Tuesday, December 24, 2013

Creative Christmastime Photography

Christmas is a holiday of love and lights and provides many opportunities for interesting and creative photographs. This post is meant to inspire your own Christmastime photographs with some ideas and examples of creative Christmas-themed images (and to give you some ideas of photographs you can take without bothering the rest of the family!).

Make the Tree Shine

You can add an extra sparkle to your Christmas tree by turning the lights into starbursts. You will need a tripod to hold the camera steady, and a remote shutter release will help. Use a wide angle lens, such as 18 mm. In aperture priority mode, set an ISO of 100 and an aperture of f/22. This narrow aperture will cause each miniature light to be rendered as a starburst. Read more about starbursts in my guest post on Digital Photography School.

Go for Silhouette

You can use just the glow of the Christmas tree to create interesting silhouettes. This is a great technique to use with children as well, as the glow of the lights mirrors the excitement for Christmas on their faces. Expose the scene for the Christmas tree and glow, before positioning the person or persons for the silhouettes. (Read more on Explaining Exposure and Exposure Compensation.) Try to use a mid-range or narrow aperture to amplify the glow and starburst effect. The photograph above was shot at ISO 100, f/8, and a shutter speed of 3.2 seconds. (Trying to get f/22 would have been a much, much longer shutter speed, and it would have been difficult for the subject to hold still that long without blur becoming evident in the final image.)

Use Bokeh

Two earlier posts this month explored the idea of bokeh and how to use it creatively in photographs: All about Bokeh and Shaped Bokeh. Christmas trees and other strings of Christmas lights offer an easy bokeh-filled background. You will need a lens with a wide aperture (like f/1.8 or f/3.5) for best results. For more details, read the previous posts.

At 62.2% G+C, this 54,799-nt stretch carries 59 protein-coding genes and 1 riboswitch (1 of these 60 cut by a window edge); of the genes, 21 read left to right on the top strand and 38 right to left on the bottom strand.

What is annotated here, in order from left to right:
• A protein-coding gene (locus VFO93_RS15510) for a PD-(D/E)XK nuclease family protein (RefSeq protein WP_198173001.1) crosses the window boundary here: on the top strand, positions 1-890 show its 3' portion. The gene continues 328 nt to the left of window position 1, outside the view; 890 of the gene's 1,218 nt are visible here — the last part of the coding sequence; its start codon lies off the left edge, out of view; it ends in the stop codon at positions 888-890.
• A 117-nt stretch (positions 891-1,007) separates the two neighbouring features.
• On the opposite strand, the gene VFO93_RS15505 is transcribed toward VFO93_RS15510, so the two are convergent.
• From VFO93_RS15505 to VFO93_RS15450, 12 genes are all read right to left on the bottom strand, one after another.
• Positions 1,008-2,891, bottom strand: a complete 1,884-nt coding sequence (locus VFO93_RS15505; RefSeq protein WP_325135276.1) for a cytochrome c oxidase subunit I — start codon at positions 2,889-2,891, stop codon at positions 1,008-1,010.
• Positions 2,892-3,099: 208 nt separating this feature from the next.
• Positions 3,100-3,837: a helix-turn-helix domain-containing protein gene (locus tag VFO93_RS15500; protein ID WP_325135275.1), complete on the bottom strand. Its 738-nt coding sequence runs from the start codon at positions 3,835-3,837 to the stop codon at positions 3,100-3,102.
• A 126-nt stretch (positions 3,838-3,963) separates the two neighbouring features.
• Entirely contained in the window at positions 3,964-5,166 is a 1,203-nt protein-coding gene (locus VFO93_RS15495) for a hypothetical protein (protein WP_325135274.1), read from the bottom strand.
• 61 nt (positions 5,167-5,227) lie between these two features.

In this photograph, the entire tree is used as a bokeh background for the statue. The implied shape of the tree is visible in the patterning of the bokeh and serves to form a connection between the two figures carrying home their Christmas tree and the real tree in the background. Using the entire tree as a bokeh shape can make an interesting backdrop for many kinds of shots.

Capture the Whole House

Outdoor holiday lights are another possible Christmas photography subject. Plan to photograph the lights on a clear night during the Blue Hour, which starts about 15-20 minutes after sunset. Read all of the details in the post on How to Photograph Outdoor Holiday Lights.

Focus on the Details

Christmas decorations and traditions make excellent subjects for a still life. Here, the Christmas cards and Christmas cookies are complemented by a glowing arrangement of ornaments and lights. Think about featuring a memorable or significant decoration in its own photograph. Below is a small vignette created with miniature Christmas houses and characters, made more special as this was taken the first Christmas after I received these from my grandmother.

Remember to Kick Back and Enjoy It

And of course, do not forget that Christmas is also a time to sit back, relax, and enjoy the holiday, surrounded by people you love. Wishing you and yours a very Merry Christmas!

Creative Christmastime Photography | Boost Your Photography

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